Article (Published version) (135 Kb) - Limited access to UNIGE
Spondylarthropathies in children--are they different from those in adults?
|Published in||Best Practice & Research: Clinical Rheumatology. 2006, vol. 20, no. 2, p. 315-28|
|Abstract||Juvenile spondylarthropathies (JSpAs) comprise a group of rheumatic diseases distinct from other categories of juvenile arthritis. Several classification systems have been applied, and some are specific for children, such as the seronegative enthesopathy and arthropathy (SEA) syndrome and the enthesitis-related arthritis, diagnostic forms in the International League of Associations for Rheumatism (ILAR) classification. JSpA seems more frequent than was previously believed, but actual epidemiological data show important variations between studies. Compared to adult patients, children with JSpA present with peripheral arthritis and enthesitis early in disease but sacroiliac and spine joints involvement many years later. A multidisciplinary team in a paediatric environment should be responsible for the management of children with spondylarthropathies to ensure the best care for these children with their chronic disease and risk of long-term disability. Recent advances in the treatment of rheumatic diseases with biological agents show promising results in children with JSpA. Further research needs to be conducted to increase our knowledge of the long-term outcome of these patients, to improve management, and to prevent long-term consequences of the disease.|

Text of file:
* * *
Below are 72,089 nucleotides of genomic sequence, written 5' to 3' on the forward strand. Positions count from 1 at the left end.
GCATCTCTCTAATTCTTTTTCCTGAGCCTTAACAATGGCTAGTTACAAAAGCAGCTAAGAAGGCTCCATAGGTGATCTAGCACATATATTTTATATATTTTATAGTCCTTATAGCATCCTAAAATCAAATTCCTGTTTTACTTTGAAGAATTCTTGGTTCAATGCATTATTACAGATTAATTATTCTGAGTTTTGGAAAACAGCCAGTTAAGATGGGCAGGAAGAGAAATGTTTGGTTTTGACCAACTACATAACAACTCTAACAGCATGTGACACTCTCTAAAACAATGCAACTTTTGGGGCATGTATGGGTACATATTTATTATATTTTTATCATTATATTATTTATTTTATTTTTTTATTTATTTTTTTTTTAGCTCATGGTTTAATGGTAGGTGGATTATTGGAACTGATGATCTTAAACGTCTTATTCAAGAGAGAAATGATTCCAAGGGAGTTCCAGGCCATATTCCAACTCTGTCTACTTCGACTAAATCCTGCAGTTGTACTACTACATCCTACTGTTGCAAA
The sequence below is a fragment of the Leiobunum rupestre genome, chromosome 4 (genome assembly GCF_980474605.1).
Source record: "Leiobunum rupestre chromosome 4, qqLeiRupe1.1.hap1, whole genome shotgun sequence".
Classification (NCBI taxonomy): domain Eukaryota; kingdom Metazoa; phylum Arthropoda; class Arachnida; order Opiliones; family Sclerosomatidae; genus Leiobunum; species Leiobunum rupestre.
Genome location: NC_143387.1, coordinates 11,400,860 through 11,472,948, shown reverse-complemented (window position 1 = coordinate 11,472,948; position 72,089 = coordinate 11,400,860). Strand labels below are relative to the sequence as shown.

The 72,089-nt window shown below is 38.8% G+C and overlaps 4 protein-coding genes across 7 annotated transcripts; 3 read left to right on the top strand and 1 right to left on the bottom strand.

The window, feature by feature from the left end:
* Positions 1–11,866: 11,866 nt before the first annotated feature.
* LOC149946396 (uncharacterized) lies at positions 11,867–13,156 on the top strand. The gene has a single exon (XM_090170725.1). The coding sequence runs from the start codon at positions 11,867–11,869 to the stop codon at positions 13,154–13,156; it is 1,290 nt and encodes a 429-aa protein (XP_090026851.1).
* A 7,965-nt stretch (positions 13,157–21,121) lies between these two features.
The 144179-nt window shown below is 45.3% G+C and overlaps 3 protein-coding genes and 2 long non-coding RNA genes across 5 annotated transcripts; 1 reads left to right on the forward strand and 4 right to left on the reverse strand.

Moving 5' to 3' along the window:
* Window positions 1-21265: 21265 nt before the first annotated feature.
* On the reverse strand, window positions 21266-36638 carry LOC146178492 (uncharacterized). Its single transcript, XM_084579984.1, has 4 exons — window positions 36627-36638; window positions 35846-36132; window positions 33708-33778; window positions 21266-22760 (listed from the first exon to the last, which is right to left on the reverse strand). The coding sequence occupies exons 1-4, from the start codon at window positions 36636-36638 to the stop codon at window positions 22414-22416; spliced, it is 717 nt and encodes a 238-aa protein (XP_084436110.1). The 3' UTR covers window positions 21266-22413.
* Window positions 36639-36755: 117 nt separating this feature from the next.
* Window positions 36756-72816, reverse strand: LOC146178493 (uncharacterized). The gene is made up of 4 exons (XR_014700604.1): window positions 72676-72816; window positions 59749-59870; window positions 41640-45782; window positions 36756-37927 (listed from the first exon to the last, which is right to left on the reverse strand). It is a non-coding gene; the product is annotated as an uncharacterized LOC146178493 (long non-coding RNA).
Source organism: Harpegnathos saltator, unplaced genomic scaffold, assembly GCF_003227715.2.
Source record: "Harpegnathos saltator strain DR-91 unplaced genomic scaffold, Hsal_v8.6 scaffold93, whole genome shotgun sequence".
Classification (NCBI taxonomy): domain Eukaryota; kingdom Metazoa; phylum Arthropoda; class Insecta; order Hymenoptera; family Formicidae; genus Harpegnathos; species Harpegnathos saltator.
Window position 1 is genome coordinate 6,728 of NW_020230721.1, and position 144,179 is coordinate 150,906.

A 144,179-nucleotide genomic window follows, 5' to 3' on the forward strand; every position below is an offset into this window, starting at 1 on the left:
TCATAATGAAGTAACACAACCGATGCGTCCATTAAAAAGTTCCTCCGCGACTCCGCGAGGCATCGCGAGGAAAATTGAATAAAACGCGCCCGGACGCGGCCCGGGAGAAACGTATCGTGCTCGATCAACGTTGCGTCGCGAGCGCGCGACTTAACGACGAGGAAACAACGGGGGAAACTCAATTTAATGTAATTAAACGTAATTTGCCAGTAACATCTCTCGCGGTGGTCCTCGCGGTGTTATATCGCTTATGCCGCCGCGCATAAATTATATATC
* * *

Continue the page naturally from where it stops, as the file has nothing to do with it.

|Keywords||Adolescent — Adult — Age Factors — Antirheumatic Agents/therapeutic use — Child — Child, Preschool — Diagnostic Imaging — Drug Therapy, Combination — Female — HLA-B27 Antigen/analysis — Hematologic Tests — Humans — Male — Medical History Taking — Physical Examination/methods — Physical Therapy Modalities — Prognosis — Risk Assessment — Severity of Illness Index — Spondylarthropathies/diagnosis/epidemiology/therapy — Treatment Outcome|
|HOFER, Michael. Spondylarthropathies in children--are they different from those in adults?. In: Best Practice & Research: Clinical Rheumatology, 2006, vol. 20, n° 2, p. 315-28. https://archive-ouverte.unige.ch/unige:73124|